Ref. Acts 2: 5-11
“We hear them telling in our own tongues the mighty works of God.” What an amazing feeling that must have been for the people in Jerusalem on that first Pentecost to hear the Gospel of Jesus Christ in their own language! People who didn’t speak Hebrew, or Aramaic or Greek, the predominant languages of the Jewish world at that time, heard the message of salvation in a language that they could understand.
One of the great challenges in the church is getting the message into a language that people understand. For those who are Greek Orthodox, this is not the perennial battle of do we offer the services in Greek or English? In fact, today’s message is not about the spoken language of worship, but the unspoken languages, many of them, that are needed, in order to spread the message of Christ to everyone.
It is important for the church, and for each member of the church, to be “multi-lingual,” to be able to speak more than one language. Here are some examples of the various languages of the church:
The language of prayer. This is perhaps the toughest language to learn. It involves speaking to an unseen God. Do we “think” prayer? Do we “pray out loud?” Do we know how to pray with others? Do we pray from a book or from the heart? Or a combination? The language of prayer includes all of these things.
The language of worship. There is a certain “language” to worship. This language includes singing, and not feeling self-conscious about it. It includes making gestures, like the sign of the cross, lifting up hands, bowing heads. This is a language in which we praise God, and we do it in the context of community. The language of worship is a language we share collectively.
The languages of community. There are many languages that are spoken in a “community.” And there are many communities to which we belong. There are communities of marriage, family, friendships, work environments, and churches. And in these communities, there are many languages: there is a language of teaching, a language of listening, the language of presence (just “being” with someone), and the language of “empathy.”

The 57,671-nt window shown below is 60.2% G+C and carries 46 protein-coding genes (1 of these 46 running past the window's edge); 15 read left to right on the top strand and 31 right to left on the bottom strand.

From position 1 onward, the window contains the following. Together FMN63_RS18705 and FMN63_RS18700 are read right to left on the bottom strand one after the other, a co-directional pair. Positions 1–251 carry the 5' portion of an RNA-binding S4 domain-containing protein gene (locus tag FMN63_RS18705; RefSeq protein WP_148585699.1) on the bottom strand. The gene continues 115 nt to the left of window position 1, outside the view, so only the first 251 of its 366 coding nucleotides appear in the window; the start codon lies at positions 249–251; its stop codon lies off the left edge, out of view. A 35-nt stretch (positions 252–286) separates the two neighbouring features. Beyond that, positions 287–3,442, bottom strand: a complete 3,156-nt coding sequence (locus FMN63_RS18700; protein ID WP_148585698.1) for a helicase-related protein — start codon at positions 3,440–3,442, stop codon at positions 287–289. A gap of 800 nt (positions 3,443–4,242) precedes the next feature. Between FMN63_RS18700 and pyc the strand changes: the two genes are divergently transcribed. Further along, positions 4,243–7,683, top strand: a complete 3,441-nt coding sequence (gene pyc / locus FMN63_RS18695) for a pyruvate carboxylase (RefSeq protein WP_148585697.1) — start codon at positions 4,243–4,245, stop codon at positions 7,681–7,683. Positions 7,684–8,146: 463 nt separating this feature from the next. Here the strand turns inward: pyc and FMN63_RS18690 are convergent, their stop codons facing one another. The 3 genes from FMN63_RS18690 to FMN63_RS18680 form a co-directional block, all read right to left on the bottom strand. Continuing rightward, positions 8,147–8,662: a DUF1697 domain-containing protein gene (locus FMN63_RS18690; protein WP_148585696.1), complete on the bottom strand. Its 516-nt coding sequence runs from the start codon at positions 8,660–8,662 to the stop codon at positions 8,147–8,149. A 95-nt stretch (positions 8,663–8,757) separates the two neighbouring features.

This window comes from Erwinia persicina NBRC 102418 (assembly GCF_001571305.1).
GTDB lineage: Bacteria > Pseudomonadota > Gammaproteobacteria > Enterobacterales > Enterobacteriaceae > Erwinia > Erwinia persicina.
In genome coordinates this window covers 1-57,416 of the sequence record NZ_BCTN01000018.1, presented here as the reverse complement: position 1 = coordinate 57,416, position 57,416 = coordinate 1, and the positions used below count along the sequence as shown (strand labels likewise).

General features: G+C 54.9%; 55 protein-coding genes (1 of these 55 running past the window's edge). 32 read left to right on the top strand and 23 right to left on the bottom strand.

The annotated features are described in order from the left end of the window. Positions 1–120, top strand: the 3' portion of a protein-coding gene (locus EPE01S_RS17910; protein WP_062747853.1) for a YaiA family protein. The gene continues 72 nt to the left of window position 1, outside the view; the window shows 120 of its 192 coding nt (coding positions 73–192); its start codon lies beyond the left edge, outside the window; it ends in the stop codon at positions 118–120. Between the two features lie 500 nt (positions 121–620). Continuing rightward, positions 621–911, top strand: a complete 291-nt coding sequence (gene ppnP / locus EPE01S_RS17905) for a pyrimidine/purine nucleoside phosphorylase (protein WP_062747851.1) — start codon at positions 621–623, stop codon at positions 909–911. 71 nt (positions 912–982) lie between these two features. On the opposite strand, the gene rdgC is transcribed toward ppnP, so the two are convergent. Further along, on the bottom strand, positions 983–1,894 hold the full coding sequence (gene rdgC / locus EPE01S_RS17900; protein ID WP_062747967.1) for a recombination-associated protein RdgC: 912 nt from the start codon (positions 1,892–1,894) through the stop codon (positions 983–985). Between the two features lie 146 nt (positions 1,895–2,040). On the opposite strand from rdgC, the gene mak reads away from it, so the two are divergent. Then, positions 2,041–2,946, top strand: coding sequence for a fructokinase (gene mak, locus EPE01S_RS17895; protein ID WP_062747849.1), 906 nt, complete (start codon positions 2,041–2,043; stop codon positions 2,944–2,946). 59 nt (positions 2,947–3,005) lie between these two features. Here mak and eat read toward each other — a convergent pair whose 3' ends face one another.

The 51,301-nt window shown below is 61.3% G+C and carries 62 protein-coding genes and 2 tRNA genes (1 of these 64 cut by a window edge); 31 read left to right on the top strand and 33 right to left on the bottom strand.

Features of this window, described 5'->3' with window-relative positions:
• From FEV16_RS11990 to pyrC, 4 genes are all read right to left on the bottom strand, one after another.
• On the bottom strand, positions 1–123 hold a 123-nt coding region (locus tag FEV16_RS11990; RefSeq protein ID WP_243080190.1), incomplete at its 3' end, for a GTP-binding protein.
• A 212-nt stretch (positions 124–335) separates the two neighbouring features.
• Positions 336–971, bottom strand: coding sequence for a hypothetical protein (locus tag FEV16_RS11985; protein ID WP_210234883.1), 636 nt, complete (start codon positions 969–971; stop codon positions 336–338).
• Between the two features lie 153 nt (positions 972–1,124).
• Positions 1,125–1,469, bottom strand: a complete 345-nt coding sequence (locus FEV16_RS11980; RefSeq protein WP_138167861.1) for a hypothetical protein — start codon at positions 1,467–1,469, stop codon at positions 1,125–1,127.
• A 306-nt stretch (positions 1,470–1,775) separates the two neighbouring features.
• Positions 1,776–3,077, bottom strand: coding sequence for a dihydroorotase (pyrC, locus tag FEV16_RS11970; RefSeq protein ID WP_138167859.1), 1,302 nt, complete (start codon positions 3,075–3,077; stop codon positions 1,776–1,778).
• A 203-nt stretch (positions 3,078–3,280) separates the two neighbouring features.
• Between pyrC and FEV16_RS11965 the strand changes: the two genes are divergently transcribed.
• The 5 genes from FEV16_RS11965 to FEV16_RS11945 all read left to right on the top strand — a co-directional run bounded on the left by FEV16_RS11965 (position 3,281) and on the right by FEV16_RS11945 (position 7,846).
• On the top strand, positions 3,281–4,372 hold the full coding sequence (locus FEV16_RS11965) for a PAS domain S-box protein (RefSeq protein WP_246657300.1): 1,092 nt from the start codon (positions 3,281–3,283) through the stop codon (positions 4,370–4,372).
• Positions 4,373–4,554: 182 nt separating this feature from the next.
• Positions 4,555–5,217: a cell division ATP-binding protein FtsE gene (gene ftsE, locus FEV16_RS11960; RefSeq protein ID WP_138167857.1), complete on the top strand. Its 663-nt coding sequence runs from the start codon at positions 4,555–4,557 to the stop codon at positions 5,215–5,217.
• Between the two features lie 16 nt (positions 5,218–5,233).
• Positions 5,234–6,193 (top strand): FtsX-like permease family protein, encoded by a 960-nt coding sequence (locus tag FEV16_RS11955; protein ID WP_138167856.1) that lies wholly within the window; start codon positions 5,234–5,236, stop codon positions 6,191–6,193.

In a church community, there are many languages used to present the Gospel. The language of summer camp is a lot different than the language spoken at the seniors’ group. Kids at summer camp learn the Gospel through water balloons and canoes, while at the Bible study, the Gospel is communicated through devotion and discussion. There are many languages within Sunday school, as the three year-old will learn the Gospel differently than the high school student.
The language of love. This is one of the most beautiful yet complex languages. Because people give and receive love in different ways and with different preferences. For those who are married, I encourage you to read the book “The Five Love Languages” by Gary Chapman. It will give you great insight on how two people might really love each other but speak a different language of love. There are different versions for single people and for children and teenagers.
The language at the end of life. This is perhaps the most difficult language to speak and very few of us speak it well. Many people at the end of life speak a language about squeezing every minute out of life and cheating death, rather than speaking about and encouraging the entrance into eternal life. Those who speak this language poorly are sometimes judged as having no faith. And those who do speak it well are sometimes judged as fatalistic. This language in particular is one that we all need to speak better.
The Church is supposed to speak all the language—that’s why a thriving church community has not only a good liturgical (or worship) life, but has a vibrant Sunday school, an effective young adult program, a strong youth group, a good Bible study groups, a solid choir, a group for seniors and a group that specializes in outreach. Because everyone speaks a different language and needs to hear the Gospel in “their own” language. If this church is supposed to speak all the languages, then it is important that the members of the church each learn a few of these languages. Because THESE are the languages in which the Gospel is heard. Thus, we must translate the Gospel into these languages, so that it can be heard by all.
Now the Apostles of Christ are clothed with power from on high; for the Comforter renews them and is renewed in them, by a mystical renewal of knowledge. And preaching in those strange and exalted words, they instruct us to worship the eternal and simple nature in three hypostases of God the benefactor of all. Therefore, since we have been illumined by their teachings, let us worship Father, Son and Spirit, and let us earnestly pray for the salvation of our souls. (From the Aposticha of the Vespers of the Descent of the Holy Spirit on Pentecost, Trans. by Fr. Seraphim Dedes)
Make it a goal to learn as many “languages” so that you are in the best position to spread the Gospel to the most people in the diverse ways that they will “hear” it.